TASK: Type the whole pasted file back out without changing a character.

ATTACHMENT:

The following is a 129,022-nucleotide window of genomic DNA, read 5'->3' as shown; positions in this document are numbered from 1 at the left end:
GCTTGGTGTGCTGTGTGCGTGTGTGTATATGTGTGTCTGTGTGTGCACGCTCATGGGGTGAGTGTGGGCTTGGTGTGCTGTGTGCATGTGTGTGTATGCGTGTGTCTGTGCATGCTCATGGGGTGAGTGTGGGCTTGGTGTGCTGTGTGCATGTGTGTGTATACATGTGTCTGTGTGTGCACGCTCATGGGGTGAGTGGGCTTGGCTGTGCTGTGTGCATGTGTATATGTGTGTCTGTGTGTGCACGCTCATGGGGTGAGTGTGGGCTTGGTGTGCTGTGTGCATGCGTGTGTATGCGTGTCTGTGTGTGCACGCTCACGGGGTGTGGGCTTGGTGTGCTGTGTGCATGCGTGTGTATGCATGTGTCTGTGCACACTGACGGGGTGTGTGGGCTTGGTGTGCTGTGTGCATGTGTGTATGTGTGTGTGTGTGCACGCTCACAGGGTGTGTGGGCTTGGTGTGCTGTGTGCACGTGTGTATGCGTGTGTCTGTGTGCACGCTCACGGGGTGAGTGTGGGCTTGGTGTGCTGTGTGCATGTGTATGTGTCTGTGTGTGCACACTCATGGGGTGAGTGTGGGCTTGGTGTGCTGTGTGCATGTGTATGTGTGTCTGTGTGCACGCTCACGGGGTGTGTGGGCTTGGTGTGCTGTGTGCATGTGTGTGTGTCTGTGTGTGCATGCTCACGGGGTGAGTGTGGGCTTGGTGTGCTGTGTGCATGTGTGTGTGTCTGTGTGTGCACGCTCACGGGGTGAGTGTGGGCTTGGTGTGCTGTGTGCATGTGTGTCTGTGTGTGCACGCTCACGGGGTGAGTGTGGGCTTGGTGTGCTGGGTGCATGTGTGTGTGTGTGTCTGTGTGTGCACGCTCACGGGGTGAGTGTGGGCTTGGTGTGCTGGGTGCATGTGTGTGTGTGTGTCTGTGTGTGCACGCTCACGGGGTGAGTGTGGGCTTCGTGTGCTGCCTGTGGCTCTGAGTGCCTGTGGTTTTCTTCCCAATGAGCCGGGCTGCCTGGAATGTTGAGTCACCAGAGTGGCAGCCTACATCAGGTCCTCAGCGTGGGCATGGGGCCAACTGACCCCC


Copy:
The following is a 129,022-nucleotide window of genomic DNA, read 5'->3' as shown; positions in this document are numbered from 1 at the left end:
GCTTGGTGTGCTGTGTGCGTGTGTGTATATGTGTGTCTGTGTGTGCACGCTCATGGGGTGAGTGTGGGCTTGGTGTGCTGTGTGCATGTGTGTGTATGCGTGTGTCTGTGCATGCTCATGGGGTGAGTGTGGGCTTGGTGTGCTGTGTGCATGTGTGTGTATACATGTGTCTGTGTGTGCACGCTCATGGGGTGAGTGGGCTTGGCTGTGCTGTGTGCATGTGTATATGTGTGTCTGTGTGTGCACGCTCATGGGGTGAGTGTGGGCTTGGTGTGCTGTGTGCATGCGTGTGTATGCGTGTCTGTGTGTGCACGCTCACGGGGTGTGGGCTTGGTGTGCTGTGTGCATGCGTGTGTATGCATGTGTCTGTGCACACTGACGGGGTGTGTGGGCTTGGTGTGCTGTGTGCATGTGTGTATGTGTGTGTGTGTGCACGCTCACAGGGTGTGTGGGCTTGGTGTGCTGTGTGCACGTGTGTATGCGTGTGTCTGTGTGCACGCTCACGGGGTGAGTGTGGGCTTGGTGTGCTGTGTGCATGTGTATGTGTCTGTGTGTGCACACTCATGGGGTGAGTGTGGGCTTGGTGTGCTGTGTGCATGTGTATGTGTGTCTGTGTGCACGCTCACGGGGTGTGTGGGCTTGGTGTGCTGTGTGCATGTGTGTGTGTCTGTGTGTGCATGCTCACGGGGTGAGTGTGGGCTTGGTGTGCTGTGTGCATGTGTGTGTGTCTGTGTGTGCACGCTCACGGGGTGAGTGTGGGCTTGGTGTGCTGTGTGCATGTGTGTCTGTGTGTGCACGCTCACGGGGTGAGTGTGGGCTTGGTGTGCTGGGTGCATGTGTGTGTGTGTGTCTGTGTGTGCACGCTCACGGGGTGAGTGTGGGCTTGGTGTGCTGGGTGCATGTGTGTGTGTGTGTCTGTGTGTGCACGCTCACGGGGTGAGTGTGGGCTTCGTGTGCTGCCTGTGGCTCTGAGTGCCTGTGGTTTTCTTCCCAATGAGCCGGGCTGCCTGGAATGTTGAGTCACCAGAGTGGCAGCCTACATCAGGTCCTCAGCGTGGGCATGGGGCCAACTGACCCCC